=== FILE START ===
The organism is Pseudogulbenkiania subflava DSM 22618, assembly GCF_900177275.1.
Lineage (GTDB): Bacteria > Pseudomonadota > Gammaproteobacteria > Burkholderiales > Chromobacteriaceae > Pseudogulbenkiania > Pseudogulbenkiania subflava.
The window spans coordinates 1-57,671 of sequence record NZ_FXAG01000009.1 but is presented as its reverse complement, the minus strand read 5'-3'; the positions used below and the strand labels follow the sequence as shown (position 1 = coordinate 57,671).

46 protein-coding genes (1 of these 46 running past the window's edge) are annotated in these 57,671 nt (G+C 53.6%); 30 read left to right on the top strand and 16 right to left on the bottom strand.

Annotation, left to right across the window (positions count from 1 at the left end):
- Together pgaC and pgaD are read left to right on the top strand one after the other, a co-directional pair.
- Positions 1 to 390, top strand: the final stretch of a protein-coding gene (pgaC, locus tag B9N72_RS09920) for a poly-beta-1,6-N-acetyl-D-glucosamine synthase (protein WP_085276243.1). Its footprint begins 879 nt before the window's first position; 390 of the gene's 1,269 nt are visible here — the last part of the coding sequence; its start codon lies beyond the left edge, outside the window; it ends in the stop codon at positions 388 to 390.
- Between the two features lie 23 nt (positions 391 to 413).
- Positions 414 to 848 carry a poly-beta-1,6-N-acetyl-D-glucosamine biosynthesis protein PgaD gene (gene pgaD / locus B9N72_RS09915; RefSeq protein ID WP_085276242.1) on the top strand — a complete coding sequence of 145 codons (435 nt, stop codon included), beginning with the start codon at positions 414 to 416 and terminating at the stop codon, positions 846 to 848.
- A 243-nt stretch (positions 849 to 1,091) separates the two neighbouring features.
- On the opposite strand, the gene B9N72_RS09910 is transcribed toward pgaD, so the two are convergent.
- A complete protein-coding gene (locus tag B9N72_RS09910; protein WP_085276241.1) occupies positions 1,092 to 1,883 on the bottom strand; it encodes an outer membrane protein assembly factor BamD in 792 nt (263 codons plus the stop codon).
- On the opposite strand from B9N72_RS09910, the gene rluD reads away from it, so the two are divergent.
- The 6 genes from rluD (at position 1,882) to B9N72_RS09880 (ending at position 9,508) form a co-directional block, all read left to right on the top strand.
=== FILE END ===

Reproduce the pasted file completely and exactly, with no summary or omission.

The organism is Pseudogulbenkiania subflava DSM 22618, assembly GCF_900177275.1.
Lineage (GTDB): Bacteria > Pseudomonadota > Gammaproteobacteria > Burkholderiales > Chromobacteriaceae > Pseudogulbenkiania > Pseudogulbenkiania subflava.
The window spans coordinates 1-57,671 of sequence record NZ_FXAG01000009.1 but is presented as its reverse complement, the minus strand read 5'-3'; the positions used below and the strand labels follow the sequence as shown (position 1 = coordinate 57,671).

46 protein-coding genes (1 of these 46 running past the window's edge) are annotated in these 57,671 nt (G+C 53.6%); 30 read left to right on the top strand and 16 right to left on the bottom strand.

Annotation, left to right across the window (positions count from 1 at the left end):
- Together pgaC and pgaD are read left to right on the top strand one after the other, a co-directional pair.
- Positions 1 to 390, top strand: the final stretch of a protein-coding gene (pgaC, locus tag B9N72_RS09920) for a poly-beta-1,6-N-acetyl-D-glucosamine synthase (protein WP_085276243.1). Its footprint begins 879 nt before the window's first position; 390 of the gene's 1,269 nt are visible here — the last part of the coding sequence; its start codon lies beyond the left edge, outside the window; it ends in the stop codon at positions 388 to 390.
- Between the two features lie 23 nt (positions 391 to 413).
- Positions 414 to 848 carry a poly-beta-1,6-N-acetyl-D-glucosamine biosynthesis protein PgaD gene (gene pgaD / locus B9N72_RS09915; RefSeq protein ID WP_085276242.1) on the top strand — a complete coding sequence of 145 codons (435 nt, stop codon included), beginning with the start codon at positions 414 to 416 and terminating at the stop codon, positions 846 to 848.
- A 243-nt stretch (positions 849 to 1,091) separates the two neighbouring features.
- On the opposite strand, the gene B9N72_RS09910 is transcribed toward pgaD, so the two are convergent.
- A complete protein-coding gene (locus tag B9N72_RS09910; protein WP_085276241.1) occupies positions 1,092 to 1,883 on the bottom strand; it encodes an outer membrane protein assembly factor BamD in 792 nt (263 codons plus the stop codon).
- On the opposite strand from B9N72_RS09910, the gene rluD reads away from it, so the two are divergent.
- The 6 genes from rluD (at position 1,882) to B9N72_RS09880 (ending at position 9,508) form a co-directional block, all read left to right on the top strand.